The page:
Writing for University and Beyond: A Journal of First-Year Student Writing at UTM 

Hands writing in a journal on a wooden desk, with a cup of coffee and half-eaten croissant
Photo by Cathryn Lavery on Unsplash

Celebrating student success

This annual, open access journal showcases outstanding student papers from various sections of ISUP’s first-year writing course called ISP100: Writing for University and Beyond. The papers derived from a Writing about Writing approach to pedagogy, which is the first of its kind in Canada.

From a hate-love relationship with writing, to trusting strangers on the internet, US democratic socialism and the 'ins' and 'outs' of fencing — the inaugural issue of this journal features compelling perspectives from students with diverse backgrounds, interests and experiences.

The journal is also a celebration of student success after a year filled with challenging social, political, and educational circumstances.

Read the journal »


The Publication Process

Led by ISUP's Writing Studies faculty members, the papers included in this volume represent the best of the best from our classes. Students from all sections of ISP100 were encouraged to submit papers from each of the three major assignments, which included writing stories, discourse community analyses and genre analyses.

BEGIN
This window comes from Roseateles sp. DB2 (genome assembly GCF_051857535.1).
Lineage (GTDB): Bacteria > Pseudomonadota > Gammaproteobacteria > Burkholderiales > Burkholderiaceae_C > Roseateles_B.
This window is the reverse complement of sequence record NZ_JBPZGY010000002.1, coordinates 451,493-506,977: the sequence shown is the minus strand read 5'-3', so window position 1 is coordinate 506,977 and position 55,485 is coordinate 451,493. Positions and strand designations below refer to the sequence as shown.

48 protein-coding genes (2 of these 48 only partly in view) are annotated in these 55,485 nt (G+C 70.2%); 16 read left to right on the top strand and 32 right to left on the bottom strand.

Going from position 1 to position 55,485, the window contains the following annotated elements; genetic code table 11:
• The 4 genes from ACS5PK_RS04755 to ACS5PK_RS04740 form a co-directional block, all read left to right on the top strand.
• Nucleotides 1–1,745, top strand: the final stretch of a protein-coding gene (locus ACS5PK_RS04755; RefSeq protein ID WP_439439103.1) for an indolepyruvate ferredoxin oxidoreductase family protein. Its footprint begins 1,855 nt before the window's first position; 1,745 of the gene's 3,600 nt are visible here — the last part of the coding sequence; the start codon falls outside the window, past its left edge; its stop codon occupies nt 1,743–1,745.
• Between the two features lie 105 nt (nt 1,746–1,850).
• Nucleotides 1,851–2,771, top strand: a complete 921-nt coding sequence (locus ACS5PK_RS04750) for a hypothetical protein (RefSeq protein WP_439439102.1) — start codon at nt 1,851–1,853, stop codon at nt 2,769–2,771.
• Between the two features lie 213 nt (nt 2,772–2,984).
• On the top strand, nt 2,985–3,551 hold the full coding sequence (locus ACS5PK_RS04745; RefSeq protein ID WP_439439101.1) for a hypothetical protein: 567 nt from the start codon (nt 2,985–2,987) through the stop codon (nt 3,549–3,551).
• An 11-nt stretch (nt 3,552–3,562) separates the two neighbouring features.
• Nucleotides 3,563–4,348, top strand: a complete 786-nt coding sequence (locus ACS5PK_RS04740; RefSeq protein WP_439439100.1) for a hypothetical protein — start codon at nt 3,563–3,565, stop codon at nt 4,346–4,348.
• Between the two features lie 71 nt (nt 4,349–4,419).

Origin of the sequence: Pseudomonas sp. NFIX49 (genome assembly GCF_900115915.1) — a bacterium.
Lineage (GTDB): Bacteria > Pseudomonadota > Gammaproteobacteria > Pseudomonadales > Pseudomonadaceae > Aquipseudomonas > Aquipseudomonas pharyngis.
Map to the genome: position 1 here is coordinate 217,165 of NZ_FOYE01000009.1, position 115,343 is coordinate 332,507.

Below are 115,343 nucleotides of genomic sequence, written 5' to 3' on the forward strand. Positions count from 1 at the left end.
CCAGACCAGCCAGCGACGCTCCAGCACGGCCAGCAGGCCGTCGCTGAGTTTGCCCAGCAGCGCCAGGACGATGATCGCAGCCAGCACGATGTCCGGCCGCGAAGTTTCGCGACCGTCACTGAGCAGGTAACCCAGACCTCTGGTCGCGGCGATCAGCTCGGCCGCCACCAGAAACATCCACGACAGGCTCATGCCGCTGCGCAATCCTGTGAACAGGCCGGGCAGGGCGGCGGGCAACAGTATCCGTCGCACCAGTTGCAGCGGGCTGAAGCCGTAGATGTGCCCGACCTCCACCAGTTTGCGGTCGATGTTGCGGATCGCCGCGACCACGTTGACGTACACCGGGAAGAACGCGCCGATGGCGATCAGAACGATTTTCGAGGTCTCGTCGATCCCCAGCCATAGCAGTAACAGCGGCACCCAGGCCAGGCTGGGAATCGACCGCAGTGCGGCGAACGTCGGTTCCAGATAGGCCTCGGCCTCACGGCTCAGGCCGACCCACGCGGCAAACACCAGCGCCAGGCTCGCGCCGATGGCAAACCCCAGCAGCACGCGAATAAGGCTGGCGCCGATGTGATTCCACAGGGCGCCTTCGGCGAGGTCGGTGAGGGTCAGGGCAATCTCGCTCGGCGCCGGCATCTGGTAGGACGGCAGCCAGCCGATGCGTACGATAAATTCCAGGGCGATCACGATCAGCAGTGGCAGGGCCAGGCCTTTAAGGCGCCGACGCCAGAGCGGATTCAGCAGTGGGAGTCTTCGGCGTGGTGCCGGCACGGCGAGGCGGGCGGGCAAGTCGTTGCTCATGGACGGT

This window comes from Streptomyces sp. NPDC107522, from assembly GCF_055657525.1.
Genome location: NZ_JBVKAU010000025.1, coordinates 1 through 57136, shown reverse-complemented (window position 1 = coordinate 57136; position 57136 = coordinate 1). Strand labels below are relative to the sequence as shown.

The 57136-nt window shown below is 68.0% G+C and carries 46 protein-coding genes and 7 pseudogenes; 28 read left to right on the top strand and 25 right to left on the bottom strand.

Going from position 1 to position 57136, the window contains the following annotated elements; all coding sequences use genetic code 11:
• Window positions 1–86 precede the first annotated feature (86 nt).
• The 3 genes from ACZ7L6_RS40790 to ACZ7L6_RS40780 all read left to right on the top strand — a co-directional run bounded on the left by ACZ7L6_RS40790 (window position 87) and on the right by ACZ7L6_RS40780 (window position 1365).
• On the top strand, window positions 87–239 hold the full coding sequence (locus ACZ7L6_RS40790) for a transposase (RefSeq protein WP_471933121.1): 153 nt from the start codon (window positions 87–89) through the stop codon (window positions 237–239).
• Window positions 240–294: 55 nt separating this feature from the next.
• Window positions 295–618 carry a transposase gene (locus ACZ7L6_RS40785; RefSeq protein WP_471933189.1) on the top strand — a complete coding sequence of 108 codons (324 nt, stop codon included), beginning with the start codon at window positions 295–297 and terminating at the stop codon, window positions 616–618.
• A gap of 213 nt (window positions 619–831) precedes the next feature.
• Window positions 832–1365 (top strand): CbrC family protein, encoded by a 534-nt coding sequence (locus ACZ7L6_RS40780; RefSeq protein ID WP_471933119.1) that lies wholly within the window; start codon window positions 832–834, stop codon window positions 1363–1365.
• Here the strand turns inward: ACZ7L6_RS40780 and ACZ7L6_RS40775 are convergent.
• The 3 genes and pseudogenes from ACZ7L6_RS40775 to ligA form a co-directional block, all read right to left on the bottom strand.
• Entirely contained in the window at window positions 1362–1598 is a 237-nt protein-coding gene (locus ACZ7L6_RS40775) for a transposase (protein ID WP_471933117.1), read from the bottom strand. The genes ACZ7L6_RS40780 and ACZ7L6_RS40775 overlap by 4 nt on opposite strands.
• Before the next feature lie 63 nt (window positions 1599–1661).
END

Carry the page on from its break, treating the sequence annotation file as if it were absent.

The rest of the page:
The submissions were then anonymized and distributed to editorial teams (each comprised a faculty mentor and volunteer student reviewers) for review. Successful papers were then assigned a faculty mentor who supported the student writer through various revisions.

The initiative offered students a host of learning opportunities. Students with successful papers got to engage in a publication process that mirrored academic publication processes. They also received one-to-one mentorship from a writing faculty member and, in turn, they built upon the writing foundation they developed through ISP100.

The journal was supported by five volunteer student reviewers, who also had several learning opportunities:

  • They each participated in a training session that introduced them to academic review processes
  • They then worked in small teams led by a writing faculty member who taught them the ropes for reviewing academic papers
  • This support continued throughout the review as students learned to collaborate in the review, negotiate differences of opinion, and adjudicate a host of excellent papers while determining which ones stood out among the rest